Magnetic resonance spectroscopy

PCr

Phosphocreatine

PRESS

Point-resolved spectroscopy

Notes

Acknowledgments

This work was supported by the National Health and Medical Research Council of Australia (Fellowship to CR). The author is grateful to Prof. Stephen R. Williams (The University of Manchester), to Assoc. Prof. Matthias Klugmann (The University of NSW), to Prof. Stefan Bröer (The Australian National University) and to Prof. John Griffiths (Cancer Research, UK) for critical appraisal of the manuscript.

References

  1. 1.
    Govindaraju V, Young K, Maudsley AA, Maudsley AA (2000) Proton NMR chemical shifts and coupling constant for brain metabolites. NMR Biomed 13:129–153PubMedGoogle Scholar
  2. 2.
    Kreis R, Bolliger CS (2012) The need for updates of spin system parameters, illustrated for the case of γ-aminobutyric acid. NMR Biomed 25:1401–1403Google Scholar
  3. 3.
    Tosi MR, Fini G, Tinti A, Reggiani A, Tugnoli V (2002) Molecular characterisation of human healthy and neoplastic cerebral and renal tissues by in vitro H-1NMR spectroscopy. Int J Mol Med 9:299–310PubMedGoogle Scholar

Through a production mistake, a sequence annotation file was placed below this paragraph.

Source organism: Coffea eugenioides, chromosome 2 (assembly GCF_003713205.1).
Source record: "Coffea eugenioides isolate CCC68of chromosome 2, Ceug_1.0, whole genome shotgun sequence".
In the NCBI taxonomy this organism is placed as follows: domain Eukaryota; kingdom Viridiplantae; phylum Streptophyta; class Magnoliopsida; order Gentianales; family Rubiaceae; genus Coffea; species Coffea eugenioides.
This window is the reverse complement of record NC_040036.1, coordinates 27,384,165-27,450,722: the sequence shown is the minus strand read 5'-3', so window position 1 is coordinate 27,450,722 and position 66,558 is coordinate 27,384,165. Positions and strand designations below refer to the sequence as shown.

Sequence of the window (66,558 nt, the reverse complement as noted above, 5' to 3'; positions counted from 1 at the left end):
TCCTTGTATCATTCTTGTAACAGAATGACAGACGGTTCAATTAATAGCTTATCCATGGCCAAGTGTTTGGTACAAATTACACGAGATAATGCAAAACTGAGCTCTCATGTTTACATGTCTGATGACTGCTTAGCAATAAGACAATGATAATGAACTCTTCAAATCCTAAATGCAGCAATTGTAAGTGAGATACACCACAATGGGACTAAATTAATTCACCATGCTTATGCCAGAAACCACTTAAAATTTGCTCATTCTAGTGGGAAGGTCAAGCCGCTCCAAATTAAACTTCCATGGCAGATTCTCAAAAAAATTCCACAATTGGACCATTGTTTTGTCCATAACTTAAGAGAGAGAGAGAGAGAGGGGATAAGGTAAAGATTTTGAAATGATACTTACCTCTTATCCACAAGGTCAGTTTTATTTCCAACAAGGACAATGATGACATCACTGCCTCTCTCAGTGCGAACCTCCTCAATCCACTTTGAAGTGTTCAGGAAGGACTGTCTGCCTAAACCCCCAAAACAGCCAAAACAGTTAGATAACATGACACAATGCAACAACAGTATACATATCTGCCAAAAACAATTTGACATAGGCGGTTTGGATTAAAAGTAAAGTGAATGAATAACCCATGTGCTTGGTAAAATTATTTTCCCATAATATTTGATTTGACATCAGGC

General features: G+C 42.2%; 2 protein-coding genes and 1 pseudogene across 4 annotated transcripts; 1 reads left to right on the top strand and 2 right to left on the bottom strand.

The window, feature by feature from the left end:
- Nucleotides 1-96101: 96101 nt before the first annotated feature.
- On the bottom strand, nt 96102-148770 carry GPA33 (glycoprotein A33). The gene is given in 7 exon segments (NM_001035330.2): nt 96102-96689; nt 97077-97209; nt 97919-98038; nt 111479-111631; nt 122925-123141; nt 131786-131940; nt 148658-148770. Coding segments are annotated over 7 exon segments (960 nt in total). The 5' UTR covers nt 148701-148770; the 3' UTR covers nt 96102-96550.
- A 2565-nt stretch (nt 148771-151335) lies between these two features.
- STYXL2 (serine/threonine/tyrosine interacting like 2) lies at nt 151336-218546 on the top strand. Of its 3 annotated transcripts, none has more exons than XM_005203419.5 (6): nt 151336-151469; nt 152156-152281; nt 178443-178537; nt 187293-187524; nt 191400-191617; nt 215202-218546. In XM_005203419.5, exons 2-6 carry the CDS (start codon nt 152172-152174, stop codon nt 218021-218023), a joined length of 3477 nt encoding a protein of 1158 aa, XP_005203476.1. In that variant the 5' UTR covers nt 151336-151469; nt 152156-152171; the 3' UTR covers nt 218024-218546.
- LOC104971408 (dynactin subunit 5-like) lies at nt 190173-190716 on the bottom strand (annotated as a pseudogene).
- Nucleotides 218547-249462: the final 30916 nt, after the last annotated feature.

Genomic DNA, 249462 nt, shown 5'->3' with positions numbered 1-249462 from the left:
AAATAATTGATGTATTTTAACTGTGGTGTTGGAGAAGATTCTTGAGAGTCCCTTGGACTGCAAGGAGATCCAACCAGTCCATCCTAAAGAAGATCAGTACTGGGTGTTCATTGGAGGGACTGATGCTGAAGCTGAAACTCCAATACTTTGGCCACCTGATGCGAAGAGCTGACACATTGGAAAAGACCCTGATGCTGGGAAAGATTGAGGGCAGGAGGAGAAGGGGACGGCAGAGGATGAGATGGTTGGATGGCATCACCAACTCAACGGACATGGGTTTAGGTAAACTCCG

4. 4.
    Kreis R (2004) Issues of spectral quality in clinical H-1-magnetic resonance spectroscopy and a gallery of artifacts. NMR Biomed 17:361–381PubMedGoogle Scholar
  5. 5.
    Mountford CE, Stanwell P, Lin A, Ramadan S, Ross B (2010) Neurospectroscopy: the past, present and future. Chem Rev 110:3060–3086PubMedGoogle Scholar
  6. 6.
    Choi CH, Ghose S, Uh J, Pate A, Dimitrov IE, Lu HZ, Douglas D, Ganjil S (2010) Measurement of N-acetylaspartylglutamate in the human frontal brain by (1)H-MRS at 7 T. Magn Reson Med 64:1247–1251PubMedCentralPubMedGoogle Scholar
  7. 7.
    Frahm J, Michaelis T, Merboldt K-D, Hänicke W, Gyngell ML, Bruhn H (1991) On the N-acetyl methyl resonance in localised 1 h NMR spectra of human brain in vivo. NMR Biomed 4:201–204PubMedGoogle Scholar